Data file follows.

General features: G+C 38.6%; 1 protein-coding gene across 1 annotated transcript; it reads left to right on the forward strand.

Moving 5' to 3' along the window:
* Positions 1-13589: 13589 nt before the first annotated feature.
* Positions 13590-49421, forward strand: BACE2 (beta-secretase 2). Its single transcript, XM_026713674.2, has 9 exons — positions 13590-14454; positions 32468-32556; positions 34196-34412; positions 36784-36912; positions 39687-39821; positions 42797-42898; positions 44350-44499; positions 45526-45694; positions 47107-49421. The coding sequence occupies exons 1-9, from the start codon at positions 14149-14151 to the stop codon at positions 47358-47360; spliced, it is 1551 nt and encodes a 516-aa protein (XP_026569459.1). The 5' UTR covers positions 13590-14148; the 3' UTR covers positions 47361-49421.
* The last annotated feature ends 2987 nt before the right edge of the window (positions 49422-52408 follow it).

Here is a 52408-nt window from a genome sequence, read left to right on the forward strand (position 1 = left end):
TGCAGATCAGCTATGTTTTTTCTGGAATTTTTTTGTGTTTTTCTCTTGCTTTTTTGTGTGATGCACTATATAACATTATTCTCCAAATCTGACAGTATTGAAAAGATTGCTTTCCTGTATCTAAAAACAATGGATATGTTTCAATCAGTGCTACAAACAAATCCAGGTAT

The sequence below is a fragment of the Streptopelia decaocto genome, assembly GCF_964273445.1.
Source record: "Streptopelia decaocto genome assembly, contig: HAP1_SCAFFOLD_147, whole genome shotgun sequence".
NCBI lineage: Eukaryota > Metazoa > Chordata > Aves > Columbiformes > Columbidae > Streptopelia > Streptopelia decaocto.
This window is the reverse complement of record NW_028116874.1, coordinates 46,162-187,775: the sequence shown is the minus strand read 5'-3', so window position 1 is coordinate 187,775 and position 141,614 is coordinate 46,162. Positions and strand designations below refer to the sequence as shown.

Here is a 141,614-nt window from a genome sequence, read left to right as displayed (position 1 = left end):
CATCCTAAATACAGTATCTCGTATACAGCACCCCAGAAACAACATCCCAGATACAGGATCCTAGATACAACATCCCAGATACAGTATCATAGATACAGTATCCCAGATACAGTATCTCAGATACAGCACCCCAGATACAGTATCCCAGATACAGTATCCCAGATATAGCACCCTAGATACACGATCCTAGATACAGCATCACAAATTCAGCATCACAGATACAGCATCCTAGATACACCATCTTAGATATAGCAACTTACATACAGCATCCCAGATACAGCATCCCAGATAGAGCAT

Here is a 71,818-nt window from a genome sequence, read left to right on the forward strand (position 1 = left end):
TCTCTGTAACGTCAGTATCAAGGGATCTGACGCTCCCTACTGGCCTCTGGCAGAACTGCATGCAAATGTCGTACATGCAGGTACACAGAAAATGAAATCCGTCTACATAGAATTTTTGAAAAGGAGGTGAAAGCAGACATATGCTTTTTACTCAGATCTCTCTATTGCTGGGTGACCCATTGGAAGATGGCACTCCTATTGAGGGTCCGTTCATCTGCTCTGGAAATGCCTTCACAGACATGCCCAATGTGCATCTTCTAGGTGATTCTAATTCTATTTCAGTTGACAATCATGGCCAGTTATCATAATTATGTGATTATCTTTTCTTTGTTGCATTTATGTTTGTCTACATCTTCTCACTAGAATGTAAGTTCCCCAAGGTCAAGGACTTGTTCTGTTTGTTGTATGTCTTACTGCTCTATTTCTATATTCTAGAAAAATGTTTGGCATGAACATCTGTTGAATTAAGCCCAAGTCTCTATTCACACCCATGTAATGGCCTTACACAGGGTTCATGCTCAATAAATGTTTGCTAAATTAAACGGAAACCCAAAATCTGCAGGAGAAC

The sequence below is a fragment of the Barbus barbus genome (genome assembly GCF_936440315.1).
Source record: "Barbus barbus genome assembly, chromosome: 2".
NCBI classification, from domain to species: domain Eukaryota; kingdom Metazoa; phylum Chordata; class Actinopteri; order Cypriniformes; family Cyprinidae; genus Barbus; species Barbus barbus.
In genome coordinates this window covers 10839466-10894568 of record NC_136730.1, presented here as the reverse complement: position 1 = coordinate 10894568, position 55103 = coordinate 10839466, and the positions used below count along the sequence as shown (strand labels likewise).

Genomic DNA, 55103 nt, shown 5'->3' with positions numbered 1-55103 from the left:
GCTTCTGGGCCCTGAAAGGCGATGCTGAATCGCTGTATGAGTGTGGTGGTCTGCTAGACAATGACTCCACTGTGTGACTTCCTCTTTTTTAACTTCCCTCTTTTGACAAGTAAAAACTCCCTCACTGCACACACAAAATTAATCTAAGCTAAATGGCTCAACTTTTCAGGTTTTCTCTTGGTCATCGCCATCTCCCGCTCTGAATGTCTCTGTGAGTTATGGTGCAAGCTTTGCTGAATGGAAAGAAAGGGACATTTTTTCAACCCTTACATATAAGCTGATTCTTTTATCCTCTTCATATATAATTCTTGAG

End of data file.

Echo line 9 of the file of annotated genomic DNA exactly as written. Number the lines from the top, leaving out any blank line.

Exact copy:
Source record: "Streptopelia decaocto genome assembly, contig: HAP1_SCAFFOLD_147, whole genome shotgun sequence".